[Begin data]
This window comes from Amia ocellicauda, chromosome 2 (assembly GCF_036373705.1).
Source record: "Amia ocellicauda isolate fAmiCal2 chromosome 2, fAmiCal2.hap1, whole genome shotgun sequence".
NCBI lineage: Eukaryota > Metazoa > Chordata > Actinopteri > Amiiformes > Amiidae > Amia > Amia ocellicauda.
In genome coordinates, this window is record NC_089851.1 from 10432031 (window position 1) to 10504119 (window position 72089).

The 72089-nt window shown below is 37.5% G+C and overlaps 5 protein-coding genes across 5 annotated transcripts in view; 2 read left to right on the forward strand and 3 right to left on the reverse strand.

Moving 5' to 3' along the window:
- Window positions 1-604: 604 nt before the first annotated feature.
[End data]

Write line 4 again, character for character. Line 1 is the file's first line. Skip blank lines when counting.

In genome coordinates, this window is record NC_089851.1 from 10432031 (window position 1) to 10504119 (window position 72089).